Feeds

DoS risk from Zip of death attacks on AV software?

There's a heated debate

  • alert
  • submit to reddit

The Power of One eBook: Top reasons to choose HP BladeSystem

Claims that anti-virus and content filtering packages may be vulnerable to a denial of service attacks through maliciously constructed compressed archives have generated a heated debate in the security industry.

A discussion thread on BugTraq on the subject has prompted security consultants MIS Corporate Defence to issue an alert warning its customers of what it describes as an easy way of bringing networks to their knees.

Files are available on the Internet which are as little as 42KB in size but when fully decompressed have a total size of 16GB. The exploit works by sending an email containing such a maliciously formed compressed archive to an intended victim.

According to MIS, if restrictions are not in place an antivirus or content filtering system will attempt to fully decompress an archive in order to scan its contents, and this is where the trouble might kick in when the system is dealing with maliciously compressed archives.

However Graham Cluley of antivirus firm Sophos said that he believed most antivirus products would handle such files gracefully, stopping decompression long before systems run out of resources or disc space.

"If the file cannot be decompressed because of any resource issue then we gracefully decline to continue, and the file can be bunged into a 'quarantine' area if the user so chooses to set up the gateway product that way," said Cluley, who added that even under default setting Sophos's products are not vulnerable to this form of attack.

Cluley said it's incorrect to suggest that anti-virus software will attempt to decompress every file inside the archive before scanning, though he conceded that third party content filtering products might handle the decompression themselves and thereby be at risk.

Paul Rogers, a network security analyst at MIS, has carried out tests that show that the exploit can be used to crash systems running MAILsweeper filtering software from Content Technologies and antivirus products from F-Secure.

Rogers hadn't tested other products, so its unclear whether (for example) Symantec or Trend users are vulnerable, but he advised that best practice called for users to (where possible) restrict how many levels of compression their antivirus software would look into.

Although there has been little or no publicity about the issue, the potential vulnerability of antivirus products to a so-called Zip of death attack has been well known in security circles for some time. That said, the technique - for all the potential harm it might bring - has been little used by s'kiddies.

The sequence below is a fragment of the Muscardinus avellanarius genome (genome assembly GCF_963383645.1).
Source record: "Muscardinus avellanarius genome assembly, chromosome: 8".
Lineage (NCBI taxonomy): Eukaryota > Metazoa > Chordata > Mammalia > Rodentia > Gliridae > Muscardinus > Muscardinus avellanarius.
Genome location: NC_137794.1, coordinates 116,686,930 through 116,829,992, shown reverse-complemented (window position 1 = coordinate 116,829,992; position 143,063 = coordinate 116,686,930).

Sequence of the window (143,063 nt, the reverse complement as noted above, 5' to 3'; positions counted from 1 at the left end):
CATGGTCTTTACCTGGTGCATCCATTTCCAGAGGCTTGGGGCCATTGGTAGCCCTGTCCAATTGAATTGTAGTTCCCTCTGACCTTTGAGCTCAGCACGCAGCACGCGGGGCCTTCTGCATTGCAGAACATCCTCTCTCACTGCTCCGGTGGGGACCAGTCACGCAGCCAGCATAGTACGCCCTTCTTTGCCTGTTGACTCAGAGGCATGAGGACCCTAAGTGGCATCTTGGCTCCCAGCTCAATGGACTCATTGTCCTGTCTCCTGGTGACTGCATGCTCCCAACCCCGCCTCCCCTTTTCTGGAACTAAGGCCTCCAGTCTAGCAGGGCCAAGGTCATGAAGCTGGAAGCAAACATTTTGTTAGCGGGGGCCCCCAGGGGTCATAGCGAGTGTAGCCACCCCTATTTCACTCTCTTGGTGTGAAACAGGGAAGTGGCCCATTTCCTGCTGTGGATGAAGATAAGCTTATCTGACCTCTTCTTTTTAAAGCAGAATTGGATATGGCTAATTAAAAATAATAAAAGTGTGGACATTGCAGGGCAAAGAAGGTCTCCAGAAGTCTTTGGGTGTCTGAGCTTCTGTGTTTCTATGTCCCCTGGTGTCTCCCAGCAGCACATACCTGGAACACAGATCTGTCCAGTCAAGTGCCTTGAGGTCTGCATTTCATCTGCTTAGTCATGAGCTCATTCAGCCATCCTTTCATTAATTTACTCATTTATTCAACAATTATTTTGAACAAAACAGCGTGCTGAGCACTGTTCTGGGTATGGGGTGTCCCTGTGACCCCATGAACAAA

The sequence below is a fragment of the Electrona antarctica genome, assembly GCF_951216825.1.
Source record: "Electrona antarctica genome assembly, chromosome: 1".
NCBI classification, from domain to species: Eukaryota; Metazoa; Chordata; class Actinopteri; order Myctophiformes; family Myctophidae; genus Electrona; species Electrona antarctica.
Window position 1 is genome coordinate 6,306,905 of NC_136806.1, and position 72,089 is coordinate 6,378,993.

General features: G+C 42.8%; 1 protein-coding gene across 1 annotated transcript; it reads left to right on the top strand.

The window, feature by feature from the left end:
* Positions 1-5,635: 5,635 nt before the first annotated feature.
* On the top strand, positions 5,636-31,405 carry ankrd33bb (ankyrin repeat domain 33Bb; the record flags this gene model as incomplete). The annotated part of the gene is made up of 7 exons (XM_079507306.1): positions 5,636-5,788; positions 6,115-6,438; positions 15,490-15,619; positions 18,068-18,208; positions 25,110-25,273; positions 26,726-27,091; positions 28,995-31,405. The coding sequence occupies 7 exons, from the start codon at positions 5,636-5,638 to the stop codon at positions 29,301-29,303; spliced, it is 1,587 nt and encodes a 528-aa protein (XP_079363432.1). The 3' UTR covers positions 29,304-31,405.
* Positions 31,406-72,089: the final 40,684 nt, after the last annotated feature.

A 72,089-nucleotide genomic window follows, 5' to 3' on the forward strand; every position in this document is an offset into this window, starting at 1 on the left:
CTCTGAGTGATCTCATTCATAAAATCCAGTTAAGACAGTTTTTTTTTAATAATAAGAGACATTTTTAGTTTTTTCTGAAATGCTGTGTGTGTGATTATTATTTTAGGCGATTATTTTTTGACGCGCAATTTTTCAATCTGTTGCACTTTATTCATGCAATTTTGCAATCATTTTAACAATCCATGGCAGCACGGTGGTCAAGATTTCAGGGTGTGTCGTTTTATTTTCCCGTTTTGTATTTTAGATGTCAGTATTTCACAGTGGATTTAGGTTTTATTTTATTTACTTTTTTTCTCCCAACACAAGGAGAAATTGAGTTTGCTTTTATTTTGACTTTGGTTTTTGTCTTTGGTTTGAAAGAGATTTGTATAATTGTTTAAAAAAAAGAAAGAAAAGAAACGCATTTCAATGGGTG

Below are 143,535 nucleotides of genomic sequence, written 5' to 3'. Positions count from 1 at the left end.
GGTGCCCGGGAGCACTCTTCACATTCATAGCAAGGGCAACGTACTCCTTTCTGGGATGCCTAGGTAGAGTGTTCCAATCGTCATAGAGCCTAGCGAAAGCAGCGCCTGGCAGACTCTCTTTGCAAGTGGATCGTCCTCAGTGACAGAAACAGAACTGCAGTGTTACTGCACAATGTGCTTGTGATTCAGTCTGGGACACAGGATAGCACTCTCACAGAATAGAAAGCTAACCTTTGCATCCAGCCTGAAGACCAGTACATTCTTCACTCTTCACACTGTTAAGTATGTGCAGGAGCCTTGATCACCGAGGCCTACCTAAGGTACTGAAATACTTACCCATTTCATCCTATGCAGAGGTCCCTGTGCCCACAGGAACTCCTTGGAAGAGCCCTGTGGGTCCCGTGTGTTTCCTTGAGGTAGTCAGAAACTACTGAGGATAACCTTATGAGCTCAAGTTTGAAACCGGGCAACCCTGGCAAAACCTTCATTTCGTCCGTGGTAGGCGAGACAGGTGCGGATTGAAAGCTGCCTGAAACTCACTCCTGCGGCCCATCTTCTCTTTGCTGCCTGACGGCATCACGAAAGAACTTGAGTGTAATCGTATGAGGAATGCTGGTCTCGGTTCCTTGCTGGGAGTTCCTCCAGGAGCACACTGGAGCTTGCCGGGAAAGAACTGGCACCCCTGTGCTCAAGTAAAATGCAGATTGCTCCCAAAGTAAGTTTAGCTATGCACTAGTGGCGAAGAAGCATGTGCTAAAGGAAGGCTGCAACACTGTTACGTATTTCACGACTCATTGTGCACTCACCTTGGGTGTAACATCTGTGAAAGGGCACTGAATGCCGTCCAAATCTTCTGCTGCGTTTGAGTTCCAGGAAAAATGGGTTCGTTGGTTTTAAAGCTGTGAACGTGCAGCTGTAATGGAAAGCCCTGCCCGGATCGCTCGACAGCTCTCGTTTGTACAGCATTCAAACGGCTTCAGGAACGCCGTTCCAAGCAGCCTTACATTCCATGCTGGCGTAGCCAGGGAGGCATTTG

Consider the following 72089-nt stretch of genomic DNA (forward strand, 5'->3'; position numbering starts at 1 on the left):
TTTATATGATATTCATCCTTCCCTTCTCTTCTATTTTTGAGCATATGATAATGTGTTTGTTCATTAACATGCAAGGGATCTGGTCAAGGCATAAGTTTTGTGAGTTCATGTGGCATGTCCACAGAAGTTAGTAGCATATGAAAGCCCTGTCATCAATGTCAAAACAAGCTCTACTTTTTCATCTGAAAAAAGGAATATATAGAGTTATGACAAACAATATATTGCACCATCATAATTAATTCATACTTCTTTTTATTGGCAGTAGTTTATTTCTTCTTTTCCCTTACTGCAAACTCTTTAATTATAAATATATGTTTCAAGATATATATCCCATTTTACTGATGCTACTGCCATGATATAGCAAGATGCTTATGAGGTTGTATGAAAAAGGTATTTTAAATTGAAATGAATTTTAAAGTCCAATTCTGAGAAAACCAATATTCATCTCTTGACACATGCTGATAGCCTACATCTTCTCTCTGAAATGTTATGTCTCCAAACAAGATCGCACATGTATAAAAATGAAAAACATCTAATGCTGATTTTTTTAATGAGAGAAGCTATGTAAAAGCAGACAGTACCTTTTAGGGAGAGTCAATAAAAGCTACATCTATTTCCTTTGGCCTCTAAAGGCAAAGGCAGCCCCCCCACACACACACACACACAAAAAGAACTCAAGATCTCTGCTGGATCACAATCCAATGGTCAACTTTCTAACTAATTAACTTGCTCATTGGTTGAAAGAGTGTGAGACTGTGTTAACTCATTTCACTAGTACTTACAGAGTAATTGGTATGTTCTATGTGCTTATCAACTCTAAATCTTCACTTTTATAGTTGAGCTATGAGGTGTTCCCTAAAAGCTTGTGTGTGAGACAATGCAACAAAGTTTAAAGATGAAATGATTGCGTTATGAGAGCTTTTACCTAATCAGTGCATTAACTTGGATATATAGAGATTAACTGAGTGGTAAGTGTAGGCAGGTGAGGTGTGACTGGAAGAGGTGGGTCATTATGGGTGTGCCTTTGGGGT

MessageLabs, a managed services firm that scans its user's email for viruses, reports that it had only seen two attempts at Zip of death attacks in the last year, which on both occasions it was able to detect and block. ®

Update

Network Associates has been in touch to tell us its products are not affected by the problem.

Related Stories

Flaw means virus could disable Norton Anti-Virus
Denial of service warning for network security tool
Virus toolkits are s'kiddie menace
Why Hotmail could spread viruses even faster than Outlook
Users haven't learned any lessons from the Love Bug
Reports of death of email viruses greatly exaggerated?
Rise in viruses within emails outpacing growth of email

The Power of One eBook: Top reasons to choose HP BladeSystem

More from The Register

next story
HIDDEN packet sniffer spy tech in MILLIONS of iPhones, iPads – expert
Don't panic though – Apple's backdoor is not wide open to all, guru tells us
BMW's ConnectedDrive falls over, bosses blame upgrade snafu
Traffic flows up 20% as motorway middle lanes miraculously unclog
LibreSSL RNG bug fix: What's all the forking fuss about, ask devs
Blow to bit-spitter 'tis but a flesh wound, claim team
Mozilla fixes CRITICAL security holes in Firefox, urges v31 upgrade
Misc memory hazards 'could be exploited' - and guess what, one's a Javascript vuln
Putin: Crack Tor for me and I'll make you a MILLIONAIRE
Russian Interior Ministry offers big pile o' roubles for busting pro-privacy browser
Manic malware Mayhem spreads through Linux, FreeBSD web servers
And how Google could cripple infection rate in a second
Don't look, Snowden: Security biz chases Tails with zero-day flaws alert
Exodus vows not to sell secrets of whistleblower's favorite OS
Researcher sat on critical IE bugs for THREE YEARS
VUPEN waited for Pwn2Own cash while IE's sandbox leaked
prev story

Whitepapers

Top three mobile application threats
Prevent sensitive data leakage over insecure channels or stolen mobile devices.
Implementing global e-invoicing with guaranteed legal certainty
Explaining the role local tax compliance plays in successful supply chain management and e-business and how leading global brands are addressing this.
Top 8 considerations to enable and simplify mobility
In this whitepaper learn how to successfully add mobile capabilities simply and cost effectively.
Application security programs and practises
Follow a few strategies and your organization can gain the full benefits of open source and the cloud without compromising the security of your applications.
The Essential Guide to IT Transformation
ServiceNow discusses three IT transformations that can help CIO's automate IT services to transform IT and the enterprise.